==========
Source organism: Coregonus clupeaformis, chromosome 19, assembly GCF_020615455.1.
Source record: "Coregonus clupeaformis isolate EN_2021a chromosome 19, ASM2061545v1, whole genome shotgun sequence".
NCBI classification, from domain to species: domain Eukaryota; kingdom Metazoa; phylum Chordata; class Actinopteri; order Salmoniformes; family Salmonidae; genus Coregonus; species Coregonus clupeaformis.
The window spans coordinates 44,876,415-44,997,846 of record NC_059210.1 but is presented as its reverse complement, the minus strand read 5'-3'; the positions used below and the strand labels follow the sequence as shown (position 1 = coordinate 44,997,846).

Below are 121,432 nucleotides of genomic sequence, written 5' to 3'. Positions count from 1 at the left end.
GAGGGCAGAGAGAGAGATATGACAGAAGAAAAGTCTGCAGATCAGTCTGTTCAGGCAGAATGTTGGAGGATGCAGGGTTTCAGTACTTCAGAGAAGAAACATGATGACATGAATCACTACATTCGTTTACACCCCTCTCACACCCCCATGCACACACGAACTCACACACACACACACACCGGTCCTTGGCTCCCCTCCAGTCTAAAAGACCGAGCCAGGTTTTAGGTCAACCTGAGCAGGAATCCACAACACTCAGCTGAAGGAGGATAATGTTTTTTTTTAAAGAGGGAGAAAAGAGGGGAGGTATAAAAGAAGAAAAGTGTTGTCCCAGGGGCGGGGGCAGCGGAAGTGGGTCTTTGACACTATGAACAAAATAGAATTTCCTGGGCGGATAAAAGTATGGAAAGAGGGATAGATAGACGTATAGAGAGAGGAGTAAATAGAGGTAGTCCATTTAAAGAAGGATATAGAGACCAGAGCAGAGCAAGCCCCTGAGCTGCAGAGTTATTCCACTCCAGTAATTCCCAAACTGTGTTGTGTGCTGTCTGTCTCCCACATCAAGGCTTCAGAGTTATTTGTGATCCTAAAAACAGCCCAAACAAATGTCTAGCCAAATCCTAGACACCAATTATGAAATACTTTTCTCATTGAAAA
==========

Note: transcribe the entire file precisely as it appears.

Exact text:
Source organism: Coregonus clupeaformis, chromosome 19, assembly GCF_020615455.1.
Source record: "Coregonus clupeaformis isolate EN_2021a chromosome 19, ASM2061545v1, whole genome shotgun sequence".
NCBI classification, from domain to species: domain Eukaryota; kingdom Metazoa; phylum Chordata; class Actinopteri; order Salmoniformes; family Salmonidae; genus Coregonus; species Coregonus clupeaformis.
The window spans coordinates 44,876,415-44,997,846 of record NC_059210.1 but is presented as its reverse complement, the minus strand read 5'-3'; the positions used below and the strand labels follow the sequence as shown (position 1 = coordinate 44,997,846).

Below are 121,432 nucleotides of genomic sequence, written 5' to 3'. Positions count from 1 at the left end.
GAGGGCAGAGAGAGAGATATGACAGAAGAAAAGTCTGCAGATCAGTCTGTTCAGGCAGAATGTTGGAGGATGCAGGGTTTCAGTACTTCAGAGAAGAAACATGATGACATGAATCACTACATTCGTTTACACCCCTCTCACACCCCCATGCACACACGAACTCACACACACACACACACCGGTCCTTGGCTCCCCTCCAGTCTAAAAGACCGAGCCAGGTTTTAGGTCAACCTGAGCAGGAATCCACAACACTCAGCTGAAGGAGGATAATGTTTTTTTTTAAAGAGGGAGAAAAGAGGGGAGGTATAAAAGAAGAAAAGTGTTGTCCCAGGGGCGGGGGCAGCGGAAGTGGGTCTTTGACACTATGAACAAAATAGAATTTCCTGGGCGGATAAAAGTATGGAAAGAGGGATAGATAGACGTATAGAGAGAGGAGTAAATAGAGGTAGTCCATTTAAAGAAGGATATAGAGACCAGAGCAGAGCAAGCCCCTGAGCTGCAGAGTTATTCCACTCCAGTAATTCCCAAACTGTGTTGTGTGCTGTCTGTCTCCCACATCAAGGCTTCAGAGTTATTTGTGATCCTAAAAACAGCCCAAACAAATGTCTAGCCAAATCCTAGACACCAATTATGAAATACTTTTCTCATTGAAAA